The AIDs Crisis and What it Means for Today’s LGBT Youth

Lance Israel Lim

Lance Israel Lim

Thundercast Podcast Producer

Discussions regarding the LGBTQ+ culture are approached with a certain level of controversy. Whether it is about drag shows, pride parades, religion, the LGBTQ+ identity, or policies on same-sex marriage, an aspect of the community has been discussed or debated within the general public. With many topics surrounding the LGBTQ+ community, a significant element within the LGBTQ+ community that is not talked about as much by the general public is HIV/AIDs and how it affects this community. 

Before going into HIV / AIDS crisis, it is crucial to go over the timeline of HIV all over the world and how it got to the US. In the early 20th century, the Simian Immunodeficient Virus (SIV) at some point mutated into Human Immunodeficiency Virus (HIV) where it went from infecting Chimpanzees to Humans; in addition to that, it spread in Kinshasa in the Democratic Republic of the Congo (1). Throughout the 1960s and 1970s, the infection spread throughout Africa and the Caribbean and reached the Americas (1). By the early 1980s, there have been cases of HIV spreading among gay men in San Francisco. The early 1980s signaled a phenomenon that became the AIDS crisis.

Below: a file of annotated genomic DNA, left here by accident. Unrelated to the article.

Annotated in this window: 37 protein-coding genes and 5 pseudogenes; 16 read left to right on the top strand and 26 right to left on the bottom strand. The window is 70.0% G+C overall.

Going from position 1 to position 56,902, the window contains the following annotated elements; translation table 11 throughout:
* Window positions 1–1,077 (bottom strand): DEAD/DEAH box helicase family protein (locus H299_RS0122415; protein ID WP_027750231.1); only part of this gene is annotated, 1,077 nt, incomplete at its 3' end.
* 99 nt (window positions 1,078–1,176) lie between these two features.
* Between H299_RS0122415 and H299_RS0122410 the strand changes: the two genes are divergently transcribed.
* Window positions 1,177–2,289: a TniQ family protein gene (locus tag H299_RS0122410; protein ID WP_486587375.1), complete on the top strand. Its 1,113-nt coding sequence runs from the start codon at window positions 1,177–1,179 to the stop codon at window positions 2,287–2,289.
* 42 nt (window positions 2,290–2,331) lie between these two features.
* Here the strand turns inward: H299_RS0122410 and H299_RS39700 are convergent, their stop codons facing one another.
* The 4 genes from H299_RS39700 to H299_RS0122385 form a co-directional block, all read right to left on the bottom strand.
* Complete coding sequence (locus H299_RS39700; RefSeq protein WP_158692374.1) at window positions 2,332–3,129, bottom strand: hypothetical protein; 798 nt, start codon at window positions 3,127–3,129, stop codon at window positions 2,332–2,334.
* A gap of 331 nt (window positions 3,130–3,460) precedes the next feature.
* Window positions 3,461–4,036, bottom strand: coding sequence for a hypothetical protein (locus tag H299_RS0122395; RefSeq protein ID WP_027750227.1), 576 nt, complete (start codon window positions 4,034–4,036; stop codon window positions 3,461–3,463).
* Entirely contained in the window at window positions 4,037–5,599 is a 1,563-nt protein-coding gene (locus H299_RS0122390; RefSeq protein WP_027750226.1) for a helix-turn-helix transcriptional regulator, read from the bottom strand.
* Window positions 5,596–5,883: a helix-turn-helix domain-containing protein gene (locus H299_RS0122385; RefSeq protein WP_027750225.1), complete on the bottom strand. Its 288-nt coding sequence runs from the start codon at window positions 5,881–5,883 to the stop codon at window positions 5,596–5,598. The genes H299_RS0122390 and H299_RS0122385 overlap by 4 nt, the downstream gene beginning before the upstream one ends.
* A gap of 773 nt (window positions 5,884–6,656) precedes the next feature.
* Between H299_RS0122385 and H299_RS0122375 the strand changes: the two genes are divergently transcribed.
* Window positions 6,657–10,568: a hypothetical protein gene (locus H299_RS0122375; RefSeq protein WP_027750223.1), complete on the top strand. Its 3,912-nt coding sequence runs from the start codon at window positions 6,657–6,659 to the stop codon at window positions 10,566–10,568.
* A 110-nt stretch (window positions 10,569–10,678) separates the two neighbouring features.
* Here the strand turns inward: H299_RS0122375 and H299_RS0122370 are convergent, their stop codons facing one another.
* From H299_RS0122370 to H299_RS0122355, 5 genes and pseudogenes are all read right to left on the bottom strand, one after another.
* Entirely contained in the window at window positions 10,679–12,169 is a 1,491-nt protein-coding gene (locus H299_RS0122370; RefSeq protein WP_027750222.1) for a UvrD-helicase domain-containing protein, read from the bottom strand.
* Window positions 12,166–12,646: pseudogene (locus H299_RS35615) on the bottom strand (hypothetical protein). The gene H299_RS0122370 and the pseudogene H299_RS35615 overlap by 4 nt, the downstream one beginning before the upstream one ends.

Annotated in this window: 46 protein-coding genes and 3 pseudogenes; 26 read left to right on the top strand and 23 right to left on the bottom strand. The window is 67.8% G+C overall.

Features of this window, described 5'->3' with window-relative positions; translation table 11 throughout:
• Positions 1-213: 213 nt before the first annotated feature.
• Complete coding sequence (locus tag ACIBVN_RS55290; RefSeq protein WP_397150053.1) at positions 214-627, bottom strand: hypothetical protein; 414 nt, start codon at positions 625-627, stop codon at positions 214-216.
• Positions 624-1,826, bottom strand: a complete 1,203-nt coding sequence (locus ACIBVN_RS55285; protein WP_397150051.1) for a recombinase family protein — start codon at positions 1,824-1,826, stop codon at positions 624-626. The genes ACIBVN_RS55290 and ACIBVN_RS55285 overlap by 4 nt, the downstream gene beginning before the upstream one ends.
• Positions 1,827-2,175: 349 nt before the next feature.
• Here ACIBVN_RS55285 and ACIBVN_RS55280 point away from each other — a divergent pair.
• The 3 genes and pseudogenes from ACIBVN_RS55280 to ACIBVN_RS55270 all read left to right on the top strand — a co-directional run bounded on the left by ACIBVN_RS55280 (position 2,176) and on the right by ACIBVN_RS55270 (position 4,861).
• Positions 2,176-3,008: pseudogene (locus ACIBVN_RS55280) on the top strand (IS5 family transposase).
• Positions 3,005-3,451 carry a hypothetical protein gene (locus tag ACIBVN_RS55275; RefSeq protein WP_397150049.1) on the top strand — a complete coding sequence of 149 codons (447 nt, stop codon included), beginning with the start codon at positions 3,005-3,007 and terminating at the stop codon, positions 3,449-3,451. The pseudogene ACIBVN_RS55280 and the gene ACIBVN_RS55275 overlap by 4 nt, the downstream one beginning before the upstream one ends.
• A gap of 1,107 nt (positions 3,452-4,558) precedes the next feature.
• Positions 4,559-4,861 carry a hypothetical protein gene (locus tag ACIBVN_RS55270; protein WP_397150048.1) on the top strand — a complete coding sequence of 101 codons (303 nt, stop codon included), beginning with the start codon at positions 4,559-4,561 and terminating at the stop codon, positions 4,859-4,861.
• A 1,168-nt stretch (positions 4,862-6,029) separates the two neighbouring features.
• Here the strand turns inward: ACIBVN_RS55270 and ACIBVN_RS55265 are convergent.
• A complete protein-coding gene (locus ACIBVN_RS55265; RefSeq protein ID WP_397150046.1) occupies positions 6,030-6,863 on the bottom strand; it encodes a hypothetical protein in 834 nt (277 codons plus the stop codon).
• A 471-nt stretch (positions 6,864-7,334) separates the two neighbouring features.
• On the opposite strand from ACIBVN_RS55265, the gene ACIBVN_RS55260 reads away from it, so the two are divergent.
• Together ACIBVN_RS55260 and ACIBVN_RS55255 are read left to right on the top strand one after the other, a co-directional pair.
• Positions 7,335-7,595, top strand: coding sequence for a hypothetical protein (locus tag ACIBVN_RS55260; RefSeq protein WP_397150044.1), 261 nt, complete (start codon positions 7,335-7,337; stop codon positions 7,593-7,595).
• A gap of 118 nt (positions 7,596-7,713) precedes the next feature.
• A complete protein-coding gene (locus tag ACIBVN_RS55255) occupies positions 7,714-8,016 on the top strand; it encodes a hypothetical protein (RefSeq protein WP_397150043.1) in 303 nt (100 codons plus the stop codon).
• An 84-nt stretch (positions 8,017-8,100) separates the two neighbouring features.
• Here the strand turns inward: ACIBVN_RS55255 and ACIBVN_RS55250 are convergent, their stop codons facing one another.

On April 24, 1980, the first case of AIDS was documented in San Francisco when a gay man named Ken Horne was suffering from Kaposi’s Sarcoma, a rare and aggressive form of cancer linked with a weakened immune system (1). By June of that same year, five more people had been diagnosed with the same rare cancer—which signified the beginnings of the US AIDS crisis (1). By July, over 41 gay men were diagnosed with Kaposi’s Sarcoma, which many news outlets and people dubbed the disease as “gay pneumonia” and “gay cancer” (1). By May, the New York Times published an article that kickstarted the term GRID (Gay Related Immune Deficiency), which perpetuated the conception that HIV/AIDS affected only gay men (1). By September 24, the CDC referred to the condition by its proper name of AIDS (1). On January 7, 1983, the first cases of women diagnosed with AIDS were reported by the CDC (1). By March of that year, the CDC announces that the primary vectors of the spread of the virus are gay men with multiple sexual partners, people who inject drugs, Haitians, and people with hemophilia” (1). In a study done by the American Journal of Medicine on March 1, 1984, it contacts traced opportunistic infections caused by sexual contact with various partners throughout Southern California (1). Within the study, they found out that many of the patients that have contracted and shown symptoms of AIDS and AIDS-related illnesses originated from a person they named “patient O” as the patient originated outside of Southern California; however, many people misinterpreted and misread both the study and the term “patient O” to think that one promiscuous or malicious gay man kicked off the AIDS crisis in America (1). This history and much more that cannot be easily summarized in this article have had a lasting impact in both that period and our current day.